Birmingham’s Trojan Horse Hoax – brief update
At some stage last year someone created a document that purported to be a letter written by someone in Birmingham to someone in Bradford. The supposed letter apparently showed that some Muslims in Birmingham were plotting, in close liaison and cooperation with the city’s director of education, and with her warm approval and encouragement, to ‘take over’ a number of local schools. They had a tried and tested strategy, the letter said, which they named as Operation Trojan Horse. This involved substantial use, the letter cheerfully acknowledged, of dirty tricks, deceit and deception.
The document was riddled with factual errors and howlers and for this reason alone was clearly not written by someone familiar with the matters being referred to. Also it contained a number of phrases which reflected Islamophobic fantasies and stereotypes, and for this reason too it was clearly a fake, for no Muslim could conceivably have written it, unless as an April Fools-type practical joke designed to expose the gullibility, ignorance and deep-seated prejudice of many non-Muslims.
But alas the document was taken at face value when it somehow fell recently into the hands of two reporters on the Sunday Times. Their specialism was security, not education or religion, and it apparently did not occur to them to make elementary checks about the document’s authenticity. Nor were elementary checks made by editorial staff at the Sunday Times before the article was approved for publication. The story appeared on Sunday 2 March and in the course of the following few days was widely recycled by other national papers, and by many regional ones, and by the BBC. No one in these papers or at the BBC apparently bothered to check whether the document was genuine. Some papers, on the contrary, invented further details, for example that the supposed authors of the document were Salafis, and all made extensive use of stereotypes and tropes about fundamentalists, Islamists, extremists and jihadists.
Investigations will hopefully establish who concocted the hoax document, and for what specific purposes. Also there will hopefully be clarity in due course about why Birmingham City Council did not kill the story dead when it first surfaced. But people who were fooled by the hoax are already beginning to change their ground. The spoof document, they are ready to concede, is indeed a hoax. But nevertheless it could have been true, they tell you, for it accords with experiences they themselves have had, or that friends or acquaintances of theirs have had, or friends of friends and acquaintances of acquaintances, over the years.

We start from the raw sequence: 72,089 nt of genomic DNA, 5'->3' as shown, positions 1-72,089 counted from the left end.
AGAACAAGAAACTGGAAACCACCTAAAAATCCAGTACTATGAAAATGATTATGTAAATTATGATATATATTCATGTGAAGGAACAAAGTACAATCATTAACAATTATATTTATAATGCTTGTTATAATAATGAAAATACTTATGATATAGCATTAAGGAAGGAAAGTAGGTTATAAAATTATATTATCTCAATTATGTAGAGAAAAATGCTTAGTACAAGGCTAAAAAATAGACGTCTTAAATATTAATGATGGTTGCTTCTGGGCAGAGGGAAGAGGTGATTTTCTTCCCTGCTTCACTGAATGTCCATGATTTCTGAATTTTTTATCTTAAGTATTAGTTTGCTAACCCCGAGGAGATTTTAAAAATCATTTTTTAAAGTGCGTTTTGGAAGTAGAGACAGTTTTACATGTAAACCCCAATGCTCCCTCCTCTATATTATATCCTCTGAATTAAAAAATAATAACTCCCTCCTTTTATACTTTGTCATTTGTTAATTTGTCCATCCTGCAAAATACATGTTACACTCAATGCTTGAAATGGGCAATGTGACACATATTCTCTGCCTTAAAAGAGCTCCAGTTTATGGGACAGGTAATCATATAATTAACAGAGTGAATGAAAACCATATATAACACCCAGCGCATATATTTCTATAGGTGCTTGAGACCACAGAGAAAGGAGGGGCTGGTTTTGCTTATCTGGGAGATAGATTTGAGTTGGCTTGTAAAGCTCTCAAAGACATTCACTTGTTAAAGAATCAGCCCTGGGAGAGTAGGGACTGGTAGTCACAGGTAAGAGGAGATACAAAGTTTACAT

In consequence there is a danger that entirely legitimate concerns and grievances about the academic achievement of Pakistani heritage pupils in Birmingham schools will be sidelined, and that valuable and much needed measures to increase the involvement of Pakistani heritage teachers in school management and leadership, and of Pakistani people in school governance generally, will be slowed down.
These dangers are compounded by the declining influence and capacity, since 2010, of local education authorities, and by their loss of expertise, professionalism and wisdom. Also they are compounded by consequent increases in uncertainty and anxiety. It is when human beings are anxious, and are uncertain about the role, nature and capacity of legitimate authority, that they are prone to give credence to stories which, in happier and more secure times, they would laugh out of court.
For fuller information
The best single source for fuller information is an item on Inayat Bunglawala’s blog, Inayat’s Corner. It provides links to much of the main media coverage so far, and to a robust rebuttal by the chair of governors alleged to be master-minding the so-called plot. The address is http://inayatscorner.wordpress.com/2014/03/10/more-developments-in-the-muslim-plot-to-take-over-schools-story/.
Factual errors and howlers in the spoof document were described by the sister paper of the Sunday Times in an article on Tuesday 11 March. This can be read in full at http://www.islamophobiawatch.co.uk/times-discovers-that-trojan-horse-letter-is-a-crude-forgery/
Factual errors are also itemised in an article in today’s Guardian, though under a misleading headline, since it refers to a ’possible’ hoax rather than to a blatant and self-evident one: http://www.theguardian.com/uk-news/2014/mar/13/alleged-islamic-plot-birmingham-schools-possible-hoax?CMP=twt_fd
Relevant blog posts by Karamat Iqbal about the situation of Pakistani pupils in Birmingham schools include the following: